Then there's Brad Pitt, who channels his primal nature into a powerhouse supporting turn as the family patriarch. Taking cues from his finest performance to date in The Assassination of Jesse James, he emerges as the embodiment of the nature and fierce will yet preaches to his sons, yet is conflicted within. In many scenes, he's shown as a very stern, strict father to his sons, yet there are moments when a gentler, compassionate side shines through. He's frustrated with his life. He has the potential to be successful, but isn't willing to betray his own goodness to get there. And because he struggles with it constantly, he never becomes a rich or powerful man. Instead, he has to settle for being the head of this household, and to raise his family the only way he knows how. He loves his sons so much but doesn't know how to really show it outside of physical affection though hugs and kisses on the cheek. He's terrified that his sons will repeat his mistakes and not get ahead in life, so he's hard on them and pushes them to be hardened. But because he spends so much time being frustrated with how he sees his own life as having stalled out, he misses the beauty of just living. In his final scene, Pitt channels all of Mr. O'Brien's pent up emotions and lets them flow out, resulting in a cathartic moment between Jack and his father that left me in tears. It is here the film reaches an emotional climax like no other, when much of the scars of the story are reconciled, but not forgotten. It's really something to behold.
If I'm being truthful, the film is weakest in its final moments. Admittedly, it must be truly difficult to wrap up such ambition, the final scene has us return to the adult Jack, who wanders through a not entirely compelling vision of the afterlife and his own visualization of his coming to terms with his faith and his brother's death. If anything, while it is an immaculately crafted and beautifully shot scene, it is a tad too literal compared to everything that has come before it. Most of my conflicted feelings about the coda were smoothed out on a second viewing, but it still feels like a strange bookend to place at the end of the larger narrative. Though I must admit that on a revisit, it doesn't seem as entirely unnecessary as it once did, and I wouldn't remove the scene at all, perhaps just shorten it and leave it a bit less obvious. I'm curious as to how it will play on further viewings, and how it will ultimately work with the larger whole. Frankly, I welcome the opportunity to look further into it. The film ends on a shot of a bridge over water, then returning to the mysterious flame we see several times throughout the film. Why? What does the bridge represent? The connection between nature and grace, rather than conflict? One of the pleasures of the film is these very questions that we ask ourselves about Malick's ideas.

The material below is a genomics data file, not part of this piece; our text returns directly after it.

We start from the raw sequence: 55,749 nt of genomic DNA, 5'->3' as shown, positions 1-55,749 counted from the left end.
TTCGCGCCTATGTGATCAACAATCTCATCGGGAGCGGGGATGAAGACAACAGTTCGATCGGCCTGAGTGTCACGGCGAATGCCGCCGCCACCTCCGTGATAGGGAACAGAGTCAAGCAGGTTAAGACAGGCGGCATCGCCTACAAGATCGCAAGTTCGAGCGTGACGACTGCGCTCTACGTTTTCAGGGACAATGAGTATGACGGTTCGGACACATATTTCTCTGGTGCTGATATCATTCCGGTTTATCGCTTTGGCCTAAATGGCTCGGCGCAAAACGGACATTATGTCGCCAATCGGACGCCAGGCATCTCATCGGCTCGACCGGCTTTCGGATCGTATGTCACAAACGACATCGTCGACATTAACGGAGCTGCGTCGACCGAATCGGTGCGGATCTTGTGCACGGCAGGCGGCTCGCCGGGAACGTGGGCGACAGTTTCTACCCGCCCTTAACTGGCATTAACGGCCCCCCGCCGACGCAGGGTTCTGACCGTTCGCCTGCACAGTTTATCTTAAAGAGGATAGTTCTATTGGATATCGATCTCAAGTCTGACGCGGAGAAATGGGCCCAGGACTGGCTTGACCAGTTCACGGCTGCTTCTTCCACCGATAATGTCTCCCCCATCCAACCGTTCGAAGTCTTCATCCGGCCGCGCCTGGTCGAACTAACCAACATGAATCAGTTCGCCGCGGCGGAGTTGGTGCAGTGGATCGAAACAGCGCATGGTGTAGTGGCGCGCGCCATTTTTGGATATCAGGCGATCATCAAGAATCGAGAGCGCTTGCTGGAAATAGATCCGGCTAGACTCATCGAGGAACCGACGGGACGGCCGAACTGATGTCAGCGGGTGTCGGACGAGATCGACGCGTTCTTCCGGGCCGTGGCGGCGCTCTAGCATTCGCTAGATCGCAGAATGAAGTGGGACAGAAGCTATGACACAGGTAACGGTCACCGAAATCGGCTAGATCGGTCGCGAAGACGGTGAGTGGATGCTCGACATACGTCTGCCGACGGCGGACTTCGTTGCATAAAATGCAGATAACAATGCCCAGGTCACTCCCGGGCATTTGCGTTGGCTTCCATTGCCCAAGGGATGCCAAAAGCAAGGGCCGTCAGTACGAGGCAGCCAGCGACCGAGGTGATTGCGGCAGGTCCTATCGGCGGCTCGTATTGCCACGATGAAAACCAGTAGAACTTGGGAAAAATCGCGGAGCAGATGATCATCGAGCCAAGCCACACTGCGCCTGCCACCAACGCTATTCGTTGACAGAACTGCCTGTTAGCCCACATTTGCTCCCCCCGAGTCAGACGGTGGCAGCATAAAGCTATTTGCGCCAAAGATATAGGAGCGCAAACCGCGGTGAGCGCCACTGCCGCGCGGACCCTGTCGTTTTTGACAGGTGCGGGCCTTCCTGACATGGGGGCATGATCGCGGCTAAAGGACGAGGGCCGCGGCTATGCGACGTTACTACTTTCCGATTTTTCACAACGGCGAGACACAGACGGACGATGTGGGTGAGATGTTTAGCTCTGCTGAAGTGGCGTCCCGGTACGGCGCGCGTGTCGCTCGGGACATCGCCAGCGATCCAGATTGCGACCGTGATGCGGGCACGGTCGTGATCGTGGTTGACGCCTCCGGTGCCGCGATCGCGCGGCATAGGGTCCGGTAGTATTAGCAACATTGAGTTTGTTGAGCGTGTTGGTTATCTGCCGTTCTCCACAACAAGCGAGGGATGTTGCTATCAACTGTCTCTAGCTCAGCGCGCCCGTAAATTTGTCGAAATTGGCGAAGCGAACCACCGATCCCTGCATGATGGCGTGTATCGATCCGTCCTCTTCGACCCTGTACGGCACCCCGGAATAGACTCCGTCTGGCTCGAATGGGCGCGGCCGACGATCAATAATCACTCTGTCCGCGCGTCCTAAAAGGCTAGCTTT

Truthfully, I haven't had a film resonate with me this profoundly since I saw There Will Be Blood four years ago. The Tree of Life is such a dense, though-provoking, imperfect, beautiful, personal, rich, rewarding, transcendent, real experience. There's really never been a film like it before and there likely won't ever be. So much of this film cut deep into my very being. There are passages in the story of the O'Brien family that were like watching my own childhood come to life through the eyes of Terrence Malick. Rarely do I ever want to see a film again as soon as I leave the theatre, but that's exactly how I felt both times I've seen this film. Paradoxically Malick's most grandiosely conceived yet most intimate study, it is the kind of film worth discovering over and over again. Sam Shepard once said that "Many people have tried for years to intellectualize Terry's films. But I think to do so is to miss the point. His films aren't intellectual, they're visceral. It's not about what they make you think, but how they make you feel." That there's a filmmaker out there striving for this very thing is what convinces me that Malick is possibly the finest American filmmaker working today. He asks big questions through evocation of human feeling. The Tree of Life is proof positive of that, and it is no less than a masterpiece.